Breakwaters.-As stated in the last annual report, it was decided to construct a detached breakwater on the east side of Colon Harbor to protect the interior harbor against the waves caused by the trade winds, its general direction extending out from Coco Solo to a point 2,000 feet east of the outer extremity of the west breakwater. The breakwater, as originally approved, was to be 7,200 feet long, its inner end being 3,893 feet from the end of the shore fill. Investigations were made in various localities for the purpose of securing suitable core and armor rock for use in its construction, with a view to doing away with the necessity of the further use of Porto Bello. Upon the examination of comparative estimates of costs bearing on different sources of supply of rock to be used, it was decided to obtain the rock from the Sosa Hill quarry and transport it across the Isthmus. A double-track trestle was extended out from Coco Solo and about 11,093 linear feet were completed at the close of the year. A railroad connection was completed between the root of the breakwater and the railroad extending from Mount Hope to Margarita Point. Auxiliary lines and sidings were built in the vicinity of Coco Solo Point and along the Margarita Point railroad. In all 5.2 miles of new track were laid. A dock 16 by 100 feet, with trestle and track connections, was built for the unloading of materials, and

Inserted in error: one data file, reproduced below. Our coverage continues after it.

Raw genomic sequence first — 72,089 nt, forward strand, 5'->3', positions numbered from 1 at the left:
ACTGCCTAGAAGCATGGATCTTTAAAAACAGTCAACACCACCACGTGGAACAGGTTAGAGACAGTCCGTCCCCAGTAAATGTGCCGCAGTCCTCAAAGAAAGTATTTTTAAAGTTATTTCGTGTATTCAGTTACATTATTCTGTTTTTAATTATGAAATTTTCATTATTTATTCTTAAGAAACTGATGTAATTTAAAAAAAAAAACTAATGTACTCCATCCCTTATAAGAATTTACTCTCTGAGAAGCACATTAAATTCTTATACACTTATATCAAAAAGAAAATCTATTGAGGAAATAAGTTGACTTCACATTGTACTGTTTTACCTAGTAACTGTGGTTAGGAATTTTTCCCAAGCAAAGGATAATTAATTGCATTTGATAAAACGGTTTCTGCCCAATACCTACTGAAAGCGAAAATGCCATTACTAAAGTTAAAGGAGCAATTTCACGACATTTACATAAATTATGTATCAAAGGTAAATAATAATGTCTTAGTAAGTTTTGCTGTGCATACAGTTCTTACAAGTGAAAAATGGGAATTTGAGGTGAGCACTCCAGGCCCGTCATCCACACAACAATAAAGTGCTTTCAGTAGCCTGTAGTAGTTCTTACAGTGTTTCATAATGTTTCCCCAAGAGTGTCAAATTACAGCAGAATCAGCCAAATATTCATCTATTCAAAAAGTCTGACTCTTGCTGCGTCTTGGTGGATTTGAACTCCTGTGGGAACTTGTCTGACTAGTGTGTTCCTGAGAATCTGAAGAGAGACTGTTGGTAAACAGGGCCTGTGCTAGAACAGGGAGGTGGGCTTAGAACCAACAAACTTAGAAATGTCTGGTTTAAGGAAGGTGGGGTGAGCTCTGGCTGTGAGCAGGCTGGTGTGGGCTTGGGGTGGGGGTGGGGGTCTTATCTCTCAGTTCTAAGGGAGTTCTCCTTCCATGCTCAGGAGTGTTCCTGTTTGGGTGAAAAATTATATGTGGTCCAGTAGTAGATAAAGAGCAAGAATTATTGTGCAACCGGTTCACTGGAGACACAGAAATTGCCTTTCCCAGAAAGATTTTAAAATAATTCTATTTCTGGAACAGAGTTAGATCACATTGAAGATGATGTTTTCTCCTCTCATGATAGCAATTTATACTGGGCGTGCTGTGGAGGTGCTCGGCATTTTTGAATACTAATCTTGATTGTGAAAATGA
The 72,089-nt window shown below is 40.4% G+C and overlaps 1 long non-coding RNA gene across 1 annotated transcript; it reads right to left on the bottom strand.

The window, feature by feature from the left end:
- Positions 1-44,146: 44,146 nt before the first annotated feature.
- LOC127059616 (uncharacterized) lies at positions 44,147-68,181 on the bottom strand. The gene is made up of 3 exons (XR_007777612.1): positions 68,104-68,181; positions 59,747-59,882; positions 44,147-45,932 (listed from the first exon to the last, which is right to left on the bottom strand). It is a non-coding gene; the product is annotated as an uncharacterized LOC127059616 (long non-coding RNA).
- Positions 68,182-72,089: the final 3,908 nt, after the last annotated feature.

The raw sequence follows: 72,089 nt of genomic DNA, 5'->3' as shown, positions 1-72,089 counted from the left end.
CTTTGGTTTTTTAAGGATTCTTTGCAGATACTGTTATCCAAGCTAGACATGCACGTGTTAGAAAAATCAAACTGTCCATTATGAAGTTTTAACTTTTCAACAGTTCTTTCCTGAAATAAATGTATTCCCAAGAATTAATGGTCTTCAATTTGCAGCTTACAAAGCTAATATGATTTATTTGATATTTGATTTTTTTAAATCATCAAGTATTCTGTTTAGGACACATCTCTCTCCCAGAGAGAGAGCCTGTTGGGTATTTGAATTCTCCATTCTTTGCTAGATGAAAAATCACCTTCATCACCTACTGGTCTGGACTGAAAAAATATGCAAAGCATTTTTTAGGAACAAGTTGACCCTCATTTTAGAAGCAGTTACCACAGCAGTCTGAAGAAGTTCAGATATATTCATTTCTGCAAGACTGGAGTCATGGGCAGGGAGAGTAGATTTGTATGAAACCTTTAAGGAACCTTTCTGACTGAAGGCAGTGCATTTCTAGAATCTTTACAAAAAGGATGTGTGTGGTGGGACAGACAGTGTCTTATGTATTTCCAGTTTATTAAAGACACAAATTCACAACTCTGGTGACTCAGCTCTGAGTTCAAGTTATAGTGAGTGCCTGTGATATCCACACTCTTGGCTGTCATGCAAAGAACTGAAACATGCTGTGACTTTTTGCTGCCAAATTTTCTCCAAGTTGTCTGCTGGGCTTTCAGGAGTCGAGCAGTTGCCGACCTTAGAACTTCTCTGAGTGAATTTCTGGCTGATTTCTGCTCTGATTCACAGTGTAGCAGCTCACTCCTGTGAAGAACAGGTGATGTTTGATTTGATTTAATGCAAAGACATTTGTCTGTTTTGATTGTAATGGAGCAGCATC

ons of two of the buildings were interfered with by the